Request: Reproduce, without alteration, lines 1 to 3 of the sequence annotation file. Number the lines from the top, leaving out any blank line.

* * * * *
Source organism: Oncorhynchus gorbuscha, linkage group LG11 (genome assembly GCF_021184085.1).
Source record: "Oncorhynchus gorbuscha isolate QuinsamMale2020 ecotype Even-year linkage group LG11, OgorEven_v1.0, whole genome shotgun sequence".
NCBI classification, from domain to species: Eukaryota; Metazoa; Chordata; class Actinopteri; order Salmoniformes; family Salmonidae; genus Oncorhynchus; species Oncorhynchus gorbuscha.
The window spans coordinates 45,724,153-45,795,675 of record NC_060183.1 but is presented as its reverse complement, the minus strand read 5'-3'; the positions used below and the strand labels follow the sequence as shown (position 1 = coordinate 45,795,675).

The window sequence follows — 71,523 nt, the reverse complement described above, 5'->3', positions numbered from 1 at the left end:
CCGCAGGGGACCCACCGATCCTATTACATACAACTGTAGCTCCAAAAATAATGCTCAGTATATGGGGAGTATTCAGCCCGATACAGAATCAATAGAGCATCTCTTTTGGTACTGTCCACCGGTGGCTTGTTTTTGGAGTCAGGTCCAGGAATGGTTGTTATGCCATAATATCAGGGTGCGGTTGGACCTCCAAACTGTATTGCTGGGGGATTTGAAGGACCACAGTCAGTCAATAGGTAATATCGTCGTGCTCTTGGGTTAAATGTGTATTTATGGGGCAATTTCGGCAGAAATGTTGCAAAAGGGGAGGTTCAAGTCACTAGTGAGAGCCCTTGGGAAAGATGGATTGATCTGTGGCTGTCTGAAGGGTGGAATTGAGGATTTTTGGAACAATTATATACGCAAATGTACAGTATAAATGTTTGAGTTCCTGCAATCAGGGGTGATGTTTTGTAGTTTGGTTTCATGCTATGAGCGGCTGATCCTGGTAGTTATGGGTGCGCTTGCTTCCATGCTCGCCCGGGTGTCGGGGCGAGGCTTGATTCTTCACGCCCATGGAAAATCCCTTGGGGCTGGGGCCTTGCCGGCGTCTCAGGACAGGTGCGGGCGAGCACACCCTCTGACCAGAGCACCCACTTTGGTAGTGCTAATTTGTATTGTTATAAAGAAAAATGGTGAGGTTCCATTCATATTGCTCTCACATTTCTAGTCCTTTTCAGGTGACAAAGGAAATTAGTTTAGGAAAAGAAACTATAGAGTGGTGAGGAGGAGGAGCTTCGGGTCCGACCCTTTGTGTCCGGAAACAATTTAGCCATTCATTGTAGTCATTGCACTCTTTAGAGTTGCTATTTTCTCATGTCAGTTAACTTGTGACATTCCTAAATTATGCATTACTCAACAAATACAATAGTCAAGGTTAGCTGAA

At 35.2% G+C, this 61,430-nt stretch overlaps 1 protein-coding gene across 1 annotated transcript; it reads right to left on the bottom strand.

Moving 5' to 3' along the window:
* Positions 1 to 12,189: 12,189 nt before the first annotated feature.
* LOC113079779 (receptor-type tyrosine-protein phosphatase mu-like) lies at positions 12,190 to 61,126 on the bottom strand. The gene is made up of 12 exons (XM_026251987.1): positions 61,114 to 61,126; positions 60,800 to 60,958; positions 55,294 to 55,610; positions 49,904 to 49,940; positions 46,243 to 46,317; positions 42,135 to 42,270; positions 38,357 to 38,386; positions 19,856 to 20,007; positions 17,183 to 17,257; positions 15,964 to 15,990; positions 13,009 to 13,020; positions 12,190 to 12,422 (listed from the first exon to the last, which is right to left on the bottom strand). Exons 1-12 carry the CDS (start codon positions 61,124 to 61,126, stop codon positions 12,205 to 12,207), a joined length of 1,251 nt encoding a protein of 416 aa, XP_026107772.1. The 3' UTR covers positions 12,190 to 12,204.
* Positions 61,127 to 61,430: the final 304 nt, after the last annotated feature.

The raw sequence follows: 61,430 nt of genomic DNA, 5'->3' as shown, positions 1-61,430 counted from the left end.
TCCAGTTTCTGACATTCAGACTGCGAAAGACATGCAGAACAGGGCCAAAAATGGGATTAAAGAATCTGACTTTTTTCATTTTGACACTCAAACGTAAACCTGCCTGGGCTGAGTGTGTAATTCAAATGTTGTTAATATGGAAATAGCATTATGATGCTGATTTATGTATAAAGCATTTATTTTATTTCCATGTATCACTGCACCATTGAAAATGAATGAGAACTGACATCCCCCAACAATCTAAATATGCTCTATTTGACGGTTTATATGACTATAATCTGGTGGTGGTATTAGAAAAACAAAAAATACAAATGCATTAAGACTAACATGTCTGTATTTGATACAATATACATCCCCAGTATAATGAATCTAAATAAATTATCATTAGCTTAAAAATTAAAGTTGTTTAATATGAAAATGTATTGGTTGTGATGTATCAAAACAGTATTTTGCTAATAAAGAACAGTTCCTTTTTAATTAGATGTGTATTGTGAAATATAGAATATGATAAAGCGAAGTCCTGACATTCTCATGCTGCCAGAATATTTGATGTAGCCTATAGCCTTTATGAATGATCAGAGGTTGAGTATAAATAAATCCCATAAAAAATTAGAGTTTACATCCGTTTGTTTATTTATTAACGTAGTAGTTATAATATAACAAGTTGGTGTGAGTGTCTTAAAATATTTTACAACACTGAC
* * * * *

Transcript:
Source organism: Oncorhynchus gorbuscha, linkage group LG11 (genome assembly GCF_021184085.1).
Source record: "Oncorhynchus gorbuscha isolate QuinsamMale2020 ecotype Even-year linkage group LG11, OgorEven_v1.0, whole genome shotgun sequence".
NCBI classification, from domain to species: Eukaryota; Metazoa; Chordata; class Actinopteri; order Salmoniformes; family Salmonidae; genus Oncorhynchus; species Oncorhynchus gorbuscha.